By: Debra Gersh Hernandez Many witnesses at House hearing on proposed bill regarding the classification of government documents suggest waiting for expected Clinton order before getting lawmakers involved sp.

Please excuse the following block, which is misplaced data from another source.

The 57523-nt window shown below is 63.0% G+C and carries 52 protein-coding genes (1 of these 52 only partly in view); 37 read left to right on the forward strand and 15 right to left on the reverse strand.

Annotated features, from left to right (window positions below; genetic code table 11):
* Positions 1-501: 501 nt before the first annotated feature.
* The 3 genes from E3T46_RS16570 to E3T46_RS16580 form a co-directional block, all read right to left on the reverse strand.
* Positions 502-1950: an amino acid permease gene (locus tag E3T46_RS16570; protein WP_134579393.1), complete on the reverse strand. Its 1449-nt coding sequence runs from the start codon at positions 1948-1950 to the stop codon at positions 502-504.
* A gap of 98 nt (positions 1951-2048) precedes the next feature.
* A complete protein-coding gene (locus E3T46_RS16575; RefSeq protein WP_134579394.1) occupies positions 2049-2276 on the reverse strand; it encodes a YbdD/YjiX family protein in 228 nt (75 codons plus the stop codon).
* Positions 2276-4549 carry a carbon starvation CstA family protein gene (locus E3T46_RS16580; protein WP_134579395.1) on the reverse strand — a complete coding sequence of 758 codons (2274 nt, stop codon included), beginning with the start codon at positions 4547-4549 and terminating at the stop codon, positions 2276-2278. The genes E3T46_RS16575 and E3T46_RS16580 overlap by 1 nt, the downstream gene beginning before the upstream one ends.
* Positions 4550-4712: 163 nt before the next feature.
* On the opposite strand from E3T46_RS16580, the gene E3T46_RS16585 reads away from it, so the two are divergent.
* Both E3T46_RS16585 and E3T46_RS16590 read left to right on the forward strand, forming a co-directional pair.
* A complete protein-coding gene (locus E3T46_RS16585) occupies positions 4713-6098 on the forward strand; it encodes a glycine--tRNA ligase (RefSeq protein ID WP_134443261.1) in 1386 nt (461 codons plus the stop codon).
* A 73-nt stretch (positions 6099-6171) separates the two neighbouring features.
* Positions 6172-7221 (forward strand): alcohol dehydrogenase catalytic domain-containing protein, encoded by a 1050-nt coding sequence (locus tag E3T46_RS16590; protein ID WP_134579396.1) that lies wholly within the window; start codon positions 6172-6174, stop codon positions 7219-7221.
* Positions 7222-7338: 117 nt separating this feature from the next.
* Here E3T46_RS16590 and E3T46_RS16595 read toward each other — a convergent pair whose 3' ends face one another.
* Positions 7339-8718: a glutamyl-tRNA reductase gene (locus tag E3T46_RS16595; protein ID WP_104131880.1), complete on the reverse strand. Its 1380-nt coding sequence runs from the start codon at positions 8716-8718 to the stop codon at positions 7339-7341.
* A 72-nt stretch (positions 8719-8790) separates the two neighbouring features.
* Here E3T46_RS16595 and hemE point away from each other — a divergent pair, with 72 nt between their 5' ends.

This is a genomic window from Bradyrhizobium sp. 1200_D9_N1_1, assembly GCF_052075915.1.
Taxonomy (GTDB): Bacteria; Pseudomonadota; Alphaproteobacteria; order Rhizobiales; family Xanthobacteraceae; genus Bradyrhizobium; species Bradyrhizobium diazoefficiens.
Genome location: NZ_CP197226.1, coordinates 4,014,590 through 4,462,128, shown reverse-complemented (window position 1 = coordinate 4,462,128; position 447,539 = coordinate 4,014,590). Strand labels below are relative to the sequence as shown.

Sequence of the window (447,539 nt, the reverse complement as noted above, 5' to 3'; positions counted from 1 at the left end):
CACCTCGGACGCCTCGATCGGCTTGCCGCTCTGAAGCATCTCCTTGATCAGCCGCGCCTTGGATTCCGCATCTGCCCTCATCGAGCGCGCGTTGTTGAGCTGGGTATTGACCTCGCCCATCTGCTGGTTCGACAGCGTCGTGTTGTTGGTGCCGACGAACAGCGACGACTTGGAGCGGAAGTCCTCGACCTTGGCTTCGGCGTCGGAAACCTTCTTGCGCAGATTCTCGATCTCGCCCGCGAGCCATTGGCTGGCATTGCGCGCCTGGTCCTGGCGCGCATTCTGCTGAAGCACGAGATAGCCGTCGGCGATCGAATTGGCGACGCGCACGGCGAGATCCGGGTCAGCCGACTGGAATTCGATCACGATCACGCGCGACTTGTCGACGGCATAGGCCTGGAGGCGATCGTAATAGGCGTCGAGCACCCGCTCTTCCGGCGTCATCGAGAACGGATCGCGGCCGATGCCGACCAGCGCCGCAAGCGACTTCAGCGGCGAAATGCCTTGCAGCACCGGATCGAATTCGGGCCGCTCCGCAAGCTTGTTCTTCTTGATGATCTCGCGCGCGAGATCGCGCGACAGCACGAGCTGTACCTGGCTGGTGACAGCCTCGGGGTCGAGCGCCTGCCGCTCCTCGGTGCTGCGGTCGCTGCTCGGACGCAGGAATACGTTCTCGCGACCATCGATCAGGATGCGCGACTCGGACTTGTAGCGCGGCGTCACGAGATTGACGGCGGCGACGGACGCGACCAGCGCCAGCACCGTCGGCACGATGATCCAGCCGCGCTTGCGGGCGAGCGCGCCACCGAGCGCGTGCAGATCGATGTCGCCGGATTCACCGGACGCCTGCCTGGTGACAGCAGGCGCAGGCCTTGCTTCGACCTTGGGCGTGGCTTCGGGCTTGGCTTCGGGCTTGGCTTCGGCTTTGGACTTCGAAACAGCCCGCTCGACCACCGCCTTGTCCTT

CONGRESS MAY HAVE the authority to legislate policy regarding the classification of documents, but witnesses at a recent Capitol Hill hearing suggested that lawmakers wait to see what is in an expected executive order from the president. Since the 1940s, setting policy for classification of documents has come from executive orders issued by the president. It followed, then, that policy was subject to change in each new administration; in fact, it changed three times during the past five administrations, one expert said. The current policy, being rewritten by President Clinton, was set by President Reagan in 1982. Two bills, one in the House and one in the Senate, are seeking more stability and openness by relegating at least some of that policy authority to Congress. The House Permanent Select Committee on Intelligence recently held a hearing on its bill, H.R. 3927, the Information Classification Act of 1994, sponsored by committee chairman Rep. Dan Glickman (D-Kan.). The bills in the House and in the Senate ? S. 1885, the Security Classification Act of 1994, sponsored by Sen. Dennis DeConcini (D-Ariz.) ? are very similar. Both provide for set periods of classification, with limited renewals and automatic disclosure, as well as codify rules for initial classification (E&P, March 12, p. 14). As Glickman pointed out in his opening statement, "In a report released late last year, the General Accounting Office estimated that in 1991, direct costs associated with protecting classified information exceeded $350 million." In later comments, Glickman said he did not doubt that White House officials were working on the executive order in good faith. "I fear they will be working on it in good faith for months and months and months," he said. Noting that at least two reports on classification were actively under review, CIA general counsel Elizabeth Rindskopf was among those who urged the committee to "defer any legislative action until the administration has finished its own review, which we will endeavor to do expeditiously." Nevertheless, Rindskopf's testimony indicated that the bill raises separation of powers concerns, and she believes that such policy belongs in an executive order. "An executive order is more flexible and allows an administration to 'correct to windage' when trying new ideas," she stated in written testimony. "Executive flexibility is essential in a world where, with the end of the Cold War, our country faces threats not contemplated in the old bipolar world and perhaps not even yet apparent." Rindskopf outlined three concerns that she has with the proposal: ? Any declassification policy must recognize the CIA director's "authority to protect intelligence sources and methods from unauthorized disclosure." ? The process of reviewing sensitive information would be costly and resource-intensive, making it particularly "difficult to conduct in an era of downsizing and dwindling resources." ? It is imperative that only the originating agency have the authority to release documents in order to prevent unauthorized disclosure of information that should be kept secret. In addition, the CIA lawyer suggested that certain categories of information, such as sources and methods, be exempt from automatic declassification as mandated under the bill. Rindskopf said she believed that there is an opportunity for shared responsibility between the legislative and executive branches in this area but the president must have significant responsibility. While changes are under way, those changes could be frustrated if the executive is locked in by legislation, said John Elliff, director/counterintelligence and security programs, Office of the Deputy Assistant Secretary of Defense (Intelligence), Office of the Assistant Secretary of Defense (Command, Con-trol, Communications and Intelligence). "It is clear to the Department of Defense that there is need to modify many of our existing security policies and practices," he noted in written remarks. "There is a realization that there is an opportunity to introduce fundamental changes in a way that will not endanger national security but may result in cost savings as well as increased public disclosure." On behalf of the Defense Department, Elliff said it would be "premature" to discuss particular suggestions for legislation while the administration continues to review reports from the review task force and the Joint Security Commission, but he offered to testify again at a later date. Scholars and legal experts told the committee that reform was needed, and they agreed that Congress has the authority to take action. Congress previously has legislated policies and procedures regarding official secrecy that are similar to classification procedures established by presidential directives. However, for more than 50 years, security classification policy and procedures have been set by executive orders from the president, explained Harold Relyea, a specialist in American national government in the Government Division of the Congressional Research Service at the Library of Congress. "Only in the past couple of decades has Congress evidenced much interest in legislatively supplementing or displacing presidential executive orders prescribing security classification policy and procedure," he stated in prepared testimony. Relyea noted that legislating such policy "could result in a better-crafted product" and it could "bring an element of stability to this area of responsibility." He suggested, "Congress could legislate portions of a security classification program, establishing minimal standards and procedure and leaving the president or his agent discretion to prescribe additional operational details not inconsistent with statutorily mandated policy." The American Civil Liberties Union also urged the committee to hold off on legislation until the executive order has been drafted. "When a draft order is presented to the committee, we urge you to review it carefully to ensure that it will adequately serve the public interest in disclosure of important government information and that it will not result in the continuation of undemocratic secrecy," said Kate Martin, director of the ACLU's Center for National Security Studies. "If the proposed order does not accomplish these ends, the committee should proceed with legislation to protect the public's right to know," she said. "On the other hand, should the provisions of the proposed order be adequate, we would urge the committee to then consider legislation to codify the president's proposals in order to protect the public interest from future executive branch pressure." Martin said the ACLU sees "no constitutional impediment to enacting a statutory classification scheme to protect the public's right to know . . . . Given bureaucratic and political pressures and the history of excessive secrecy over the past 45 years, we are convinced that in the end, statutory reform is the only true protection for the public's First Amendment rights." Another reason for reworking classification regulations is public opinion, said Steven Aftergood of the Federation of American Scientists. "Secrecy evokes public skepticism even when it is clearly justified," he testified. "If the classification system cannot be rendered responsive to the public interest, it will soon be useless. A secrecy system that continues to classify World War I documents or that keeps the aggregate intelligence budget an official secret or that routinely practices active deception will ultimately be defied and defeated by the American public," Aftergood explained.